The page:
# The Extra Air Valve raises idle speed and gradually reduces it until it get hot.
# The coolant in the engine block galleries warms up straight away to be immediately driven round the plenum heater block by the water pump, bypassing the coolant system thermostat.
# The inlet tunnel(s) warm up, including the small amount of static air trapped therein.
# Little or no air passes by the disc(s), of course, so the tunnel air flow is virtually zero.
# The only air entering the engine comes via the idle air gallery and the Extra Air Valve.
# Now, at the point of launch the throttle is suddenly open, perhaps momentarily, even wide open..
# Instantly, the warmed air inside the inlet tunnels is ingested to be immediately met by the injectors firing in loads of fresh fuel.
# The warmed air aids fuel atomisation and the first few combustions are much more efficient.
# The car launches without hesitation, there is no flat spot and once off and running - who cares?
# Some owners misguidely disconnect the heater pipes to the plenum hot spots, with the result that the plenum intake tunnel walls now stay cold during the first few minutes of engine warm-up,
# The resident air also remains very cold and when the throttle discs do open there is only very cold air, poor fuel atomisation, inefficient combustion and a possible flat spot at launch.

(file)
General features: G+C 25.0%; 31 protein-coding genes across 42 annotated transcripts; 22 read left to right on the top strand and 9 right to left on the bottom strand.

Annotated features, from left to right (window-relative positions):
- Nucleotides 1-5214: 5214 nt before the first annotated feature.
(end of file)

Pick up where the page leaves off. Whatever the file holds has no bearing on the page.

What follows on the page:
# So there you have it, an alternative logical reason why Bosch/Rover/Lucas thought it necessary to add a plenum intake tunnel heater to the Rover SD1 Efi system.
# Just my private theory of course, but it seems illogical that a car which is supposed to impress with its "get up and go" would be without a facility that helps to achieve that goal in all conditions.
# Imagine for a moment if you will, the posh owner/drivers of a souped up road-going executive saloon (Vitesse or VDP Efi) being thoroughly disgusted with any hesitation at launch on a very cold morning and guaranteed to complain bitterly to the franchised seller. I should CoCo?
Like I said - just a theory - but it has the merit of logic as opposed to the hearsay of others who argue it is only for de-icing when cold, but from my way of thinking, the science does not hold up under scrutiny and I have not yet found any form of documantation so support that view.
Hopefully though, someone has come across a documented explanation, in which case I would love to discoverv the real reason why Rover fitted the plenum "Hot Spot" to it's SD1 Efi cars.
Please contact me with more information, or regarding Errors and Omissions.
For more Rover SD1 Snippety Bits, click here: